After what seemed like a very long wait, I finally got my new big machine to replace Gibbs (my old 830 LE that bit the dust about a month ago).  As you know I name my machines and that is for some silly reason very important to me.  I try to name them for some significantly important figure in the sewing, quilting, or fashion world.  My new machine, a Bernina 880 Plus is named “Odette” after Odette Ueltschi, the daughter of Fritz Gegauf, the founder of Bernina.  Odette took over lead of the Bernina company in 1959 and their were many advances in the machine under her leadership.  So it seems appropriate to name my new machine after her.

Odette the machine’s namesake, Odette Ueltschi.

I named my Bernina Q20 “Fritz” after her father (and coincidentally Nero Wolf’s chef, just for fun). I also have “E.Claire” my little Bernina 350 I use for travel and some specialty sewing named after Edith Claire Head..a fashion design great during the glory days of old Hollywood.  So that is my Bernina Fleet.   I sold “Betsy” (after Betsy Ross) my great old Bernina 1230, to my good friend and student Anita, whose name you have seen in my blog posts from time to time.  She also got a big bag of Bernina feet, because they don’t fit on the newer machines.  She loves the machine, and any of you that have a 1230 know it is a workhorse that will last her many more years.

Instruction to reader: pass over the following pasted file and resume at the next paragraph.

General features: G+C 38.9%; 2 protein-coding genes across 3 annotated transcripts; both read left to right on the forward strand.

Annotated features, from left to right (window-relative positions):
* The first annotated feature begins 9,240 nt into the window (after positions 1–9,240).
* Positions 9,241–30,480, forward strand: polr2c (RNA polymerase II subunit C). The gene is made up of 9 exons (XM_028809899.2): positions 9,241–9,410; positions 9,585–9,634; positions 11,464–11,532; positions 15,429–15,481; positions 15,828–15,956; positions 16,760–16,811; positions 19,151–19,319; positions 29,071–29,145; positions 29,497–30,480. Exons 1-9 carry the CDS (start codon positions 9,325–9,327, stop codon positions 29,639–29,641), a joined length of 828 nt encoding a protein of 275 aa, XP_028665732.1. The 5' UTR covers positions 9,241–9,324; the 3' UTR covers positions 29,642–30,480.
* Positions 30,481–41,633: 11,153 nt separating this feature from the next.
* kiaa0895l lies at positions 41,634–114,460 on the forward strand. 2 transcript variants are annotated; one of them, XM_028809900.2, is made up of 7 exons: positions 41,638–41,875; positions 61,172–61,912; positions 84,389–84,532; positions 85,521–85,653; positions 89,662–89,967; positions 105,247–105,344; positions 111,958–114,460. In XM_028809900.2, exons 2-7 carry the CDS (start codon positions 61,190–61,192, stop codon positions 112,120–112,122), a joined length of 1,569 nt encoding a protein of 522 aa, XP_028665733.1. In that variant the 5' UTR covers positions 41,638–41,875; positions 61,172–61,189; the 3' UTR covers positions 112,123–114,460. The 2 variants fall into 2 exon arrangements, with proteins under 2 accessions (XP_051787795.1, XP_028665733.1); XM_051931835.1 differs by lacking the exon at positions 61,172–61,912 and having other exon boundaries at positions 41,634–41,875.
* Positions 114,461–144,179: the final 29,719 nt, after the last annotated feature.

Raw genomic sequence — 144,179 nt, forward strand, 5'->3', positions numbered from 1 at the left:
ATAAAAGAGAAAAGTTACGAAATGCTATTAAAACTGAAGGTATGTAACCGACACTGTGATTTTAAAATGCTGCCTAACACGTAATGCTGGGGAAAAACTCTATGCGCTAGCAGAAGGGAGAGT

I look back over my years of sewing and think about all the machines I have had.  I started learning at about 5 years old both on my mother’s great old Singer and she gave me a child’s machine, which was wonderful and I wish I still had it.  When I was in high school I bought an inexpensive machine from the hardware store.  I don’t even know its brand.  It did ok for a few years, but Mom gave me a Singer Golden Touch and Sew somewhere along the way, which I used for decades and even used as my primary machine when I had my fashion design and tailoring business in Ithaca, New York as a new bride to Marvin (my second husband).I added a great old black White antique which had a powerful moter and only a straight stitch.  I used it to do tailored suits and heavy coats on. It is a beautiful antique, but it needs rewiring.  I still have that one.  It’s name is “Eli” after Eli Whitney.  I traded the Singer in for my first Bernina, which was Betsy shortly after we moved to Washington, DC in the 1980s.  I bought a floor model Bernina 200E, and oddly can’t remember its name, which I later traded in on Gibbs (my 830 LE) when the LEs came out.